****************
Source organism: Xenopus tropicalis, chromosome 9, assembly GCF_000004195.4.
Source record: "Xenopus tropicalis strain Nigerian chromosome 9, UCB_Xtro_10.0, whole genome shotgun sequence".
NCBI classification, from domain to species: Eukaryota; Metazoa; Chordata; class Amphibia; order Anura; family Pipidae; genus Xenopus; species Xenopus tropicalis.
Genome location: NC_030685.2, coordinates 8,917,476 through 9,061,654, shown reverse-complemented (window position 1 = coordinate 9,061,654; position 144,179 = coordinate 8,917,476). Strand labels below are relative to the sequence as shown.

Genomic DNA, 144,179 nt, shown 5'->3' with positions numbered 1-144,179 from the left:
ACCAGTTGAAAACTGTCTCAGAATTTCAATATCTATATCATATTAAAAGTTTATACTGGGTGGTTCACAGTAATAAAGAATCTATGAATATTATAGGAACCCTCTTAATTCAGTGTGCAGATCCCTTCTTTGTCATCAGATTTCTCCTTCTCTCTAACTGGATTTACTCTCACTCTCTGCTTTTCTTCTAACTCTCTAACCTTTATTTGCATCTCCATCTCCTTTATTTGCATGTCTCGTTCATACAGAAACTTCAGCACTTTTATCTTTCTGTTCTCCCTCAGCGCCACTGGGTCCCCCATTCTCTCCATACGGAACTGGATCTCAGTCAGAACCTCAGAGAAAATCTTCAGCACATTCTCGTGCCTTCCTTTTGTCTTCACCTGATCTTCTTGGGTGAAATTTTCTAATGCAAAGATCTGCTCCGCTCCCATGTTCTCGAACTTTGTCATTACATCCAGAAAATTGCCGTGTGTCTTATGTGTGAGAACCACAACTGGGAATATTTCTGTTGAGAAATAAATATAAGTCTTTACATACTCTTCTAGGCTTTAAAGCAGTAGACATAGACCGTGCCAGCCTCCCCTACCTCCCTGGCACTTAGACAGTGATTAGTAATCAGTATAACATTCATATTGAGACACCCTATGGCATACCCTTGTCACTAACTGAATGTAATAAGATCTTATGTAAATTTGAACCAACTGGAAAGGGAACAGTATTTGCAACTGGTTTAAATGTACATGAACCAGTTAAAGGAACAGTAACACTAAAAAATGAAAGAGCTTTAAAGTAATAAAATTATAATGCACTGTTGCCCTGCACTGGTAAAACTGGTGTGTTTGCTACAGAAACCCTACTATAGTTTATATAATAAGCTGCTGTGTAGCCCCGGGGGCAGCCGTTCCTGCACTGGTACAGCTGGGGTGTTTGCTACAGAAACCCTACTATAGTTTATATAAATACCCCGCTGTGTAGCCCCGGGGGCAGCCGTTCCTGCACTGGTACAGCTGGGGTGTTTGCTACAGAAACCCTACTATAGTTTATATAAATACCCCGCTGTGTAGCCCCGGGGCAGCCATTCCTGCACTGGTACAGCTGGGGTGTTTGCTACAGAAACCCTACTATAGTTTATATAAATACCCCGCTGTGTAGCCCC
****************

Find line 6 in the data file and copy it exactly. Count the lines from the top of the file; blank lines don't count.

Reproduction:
ACCAGTTGAAAACTGTCTCAGAATTTCAATATCTATATCATATTAAAAGTTTATACTGGGTGGTTCACAGTAATAAAGAATCTATGAATATTATAGGAACCCTCTTAATTCAGTGTGCAGATCCCTTCTTTGTCATCAGATTTCTCCTTCTCTCTAACTGGATTTACTCTCACTCTCTGCTTTTCTTCTAACTCTCTAACCTTTATTTGCATCTCCATCTCCTTTATTTGCATGTCTCGTTCATACAGAAACTTCAGCACTTTTATCTTTCTGTTCTCCCTCAGCGCCACTGGGTCCCCCATTCTCTCCATACGGAACTGGATCTCAGTCAGAACCTCAGAGAAAATCTTCAGCACATTCTCGTGCCTTCCTTTTGTCTTCACCTGATCTTCTTGGGTGAAATTTTCTAATGCAAAGATCTGCTCCGCTCCCATGTTCTCGAACTTTGTCATTACATCCAGAAAATTGCCGTGTGTCTTATGTGTGAGAACCACAACTGGGAATATTTCTGTTGAGAAATAAATATAAGTCTTTACATACTCTTCTAGGCTTTAAAGCAGTAGACATAGACCGTGCCAGCCTCCCCTACCTCCCTGGCACTTAGACAGTGATTAGTAATCAGTATAACATTCATATTGAGACACCCTATGGCATACCCTTGTCACTAACTGAATGTAATAAGATCTTATGTAAATTTGAACCAACTGGAAAGGGAACAGTATTTGCAACTGGTTTAAATGTACATGAACCAGTTAAAGGAACAGTAACACTAAAAAATGAAAGAGCTTTAAAGTAATAAAATTATAATGCACTGTTGCCCTGCACTGGTAAAACTGGTGTGTTTGCTACAGAAACCCTACTATAGTTTATATAATAAGCTGCTGTGTAGCCCCGGGGGCAGCCGTTCCTGCACTGGTACAGCTGGGGTGTTTGCTACAGAAACCCTACTATAGTTTATATAAATACCCCGCTGTGTAGCCCCGGGGGCAGCCGTTCCTGCACTGGTACAGCTGGGGTGTTTGCTACAGAAACCCTACTATAGTTTATATAAATACCCCGCTGTGTAGCCCCGGGGCAGCCATTCCTGCACTGGTACAGCTGGGGTGTTTGCTACAGAAACCCTACTATAGTTTATATAAATACCCCGCTGTGTAGCCCC